When it comes to choosing a secondary school, parents in Montreal are spoiled for choice, so much so that more than 30% of elementary students continue their secondary education privately. Data that the service center lists as one of its “vulnerabilities” in a document recently sent to parents which presents “the issues and the context influencing educational success” in its schools. If there are 30 private primary schools for 126 public schools on the territory of the CSSDM, things are very different in secondary school. There are then 27 private secondary schools and 29 public schools trying to attract students.

A quarter of the 16,000 employees of the CSSDM (26%) do not live in Montreal, we read in the document, which also specifies that like everywhere else, we are experiencing a shortage of personnel. However, we read that while there is a “strong sense of belonging to the school”, that towards the CSSDM is “weak”. Retaining staff is “difficult”, it says. The document drawn from consultations conducted last fall also notes that “customer service [is] to be improved” at the CSSDM and that the service center has a “negative reputation inherited from the past”.

Among Montreal students, school changes and moves are frequent, in particular because of the “difficult access to housing caused by the rapid gentrification in certain neighborhoods and the shortage of affordable housing”, we also read. Similarly, the socio-economic realities are “sometimes very different from one school to another, occasionally within the same neighborhood”, we continue. As for the deprivation indices, used in particular to determine the number of students in each class, they “do not necessarily represent the social reality on the ground”. Since 2016, the number of schools deemed disadvantaged has decreased in Montreal.

The particular reality of Montreal schools is often mentioned, and for good reason: the students who attend the largest school service center in the province are of all origins. The CSSDM document notes that nearly half of its students (47%) have a mother tongue other than French. At home, 30% of them do not speak French with their parents. As a result, it reads, there is a “challenge for allophone parents to become actively involved in their child’s school life due to the language barrier”.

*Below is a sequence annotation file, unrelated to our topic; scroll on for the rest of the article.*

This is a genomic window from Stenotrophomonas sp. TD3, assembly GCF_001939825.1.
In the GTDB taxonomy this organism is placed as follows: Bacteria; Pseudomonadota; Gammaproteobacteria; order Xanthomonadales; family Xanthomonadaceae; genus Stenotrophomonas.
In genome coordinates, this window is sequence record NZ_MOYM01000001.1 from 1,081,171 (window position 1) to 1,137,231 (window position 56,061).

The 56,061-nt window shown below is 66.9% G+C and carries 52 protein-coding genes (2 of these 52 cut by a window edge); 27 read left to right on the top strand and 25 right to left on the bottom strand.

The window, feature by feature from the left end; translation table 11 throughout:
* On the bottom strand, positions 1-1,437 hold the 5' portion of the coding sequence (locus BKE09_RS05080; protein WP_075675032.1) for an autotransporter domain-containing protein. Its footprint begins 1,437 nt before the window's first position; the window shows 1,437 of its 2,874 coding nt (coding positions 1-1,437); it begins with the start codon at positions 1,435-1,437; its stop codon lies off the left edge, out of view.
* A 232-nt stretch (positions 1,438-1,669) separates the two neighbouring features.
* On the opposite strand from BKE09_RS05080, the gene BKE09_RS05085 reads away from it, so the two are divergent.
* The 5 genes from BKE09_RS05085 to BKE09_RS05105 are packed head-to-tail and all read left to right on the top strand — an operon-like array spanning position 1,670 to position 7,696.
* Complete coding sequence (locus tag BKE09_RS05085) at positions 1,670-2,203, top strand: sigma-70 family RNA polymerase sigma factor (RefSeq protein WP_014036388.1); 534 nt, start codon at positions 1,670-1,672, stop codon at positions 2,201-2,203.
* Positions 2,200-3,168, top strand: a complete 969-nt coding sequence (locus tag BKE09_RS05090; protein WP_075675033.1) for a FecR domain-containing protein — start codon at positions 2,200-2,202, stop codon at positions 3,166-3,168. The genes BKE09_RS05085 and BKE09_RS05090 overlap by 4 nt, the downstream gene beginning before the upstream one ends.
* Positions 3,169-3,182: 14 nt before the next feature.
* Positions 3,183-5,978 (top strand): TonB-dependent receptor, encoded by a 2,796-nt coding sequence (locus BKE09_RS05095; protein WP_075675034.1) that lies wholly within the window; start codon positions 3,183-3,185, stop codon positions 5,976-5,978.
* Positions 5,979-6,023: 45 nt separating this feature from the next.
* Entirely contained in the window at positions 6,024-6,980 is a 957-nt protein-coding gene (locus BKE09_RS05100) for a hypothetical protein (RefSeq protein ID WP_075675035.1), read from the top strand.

Since the start of the 2022 school year, the Montreal school service center has had to open no less than 118 groups for students in reception classes and francization. In total, more than 2,150 students were added to those who were already registered. Faced with this “great influx of students from immigrant backgrounds”, there is a “danger of reaching the reception capacity of the establishments”, we read.

Premier Fran├žois Legault recently questioned the portrayal of dilapidated schools, saying he has “doubts” about how the condition of buildings is decided. At the Montreal School Service Center, the average age of the buildings is 71 years old and their dilapidation is listed as one of the “particularities” of the CSS. The document notes that the housing stock is heritage and that there is “little land available in Montreal to build new schools and annexes”. In several schools, it also reads, the premises are “used to full capacity”.

It is as part of the drafting of its 2023-2027 Commitment to Success Plan that the CSSDM published this document, sent to all parents last week. By law, all school service centers in the province must produce such a plan. The CSSDM must adopt its own next June.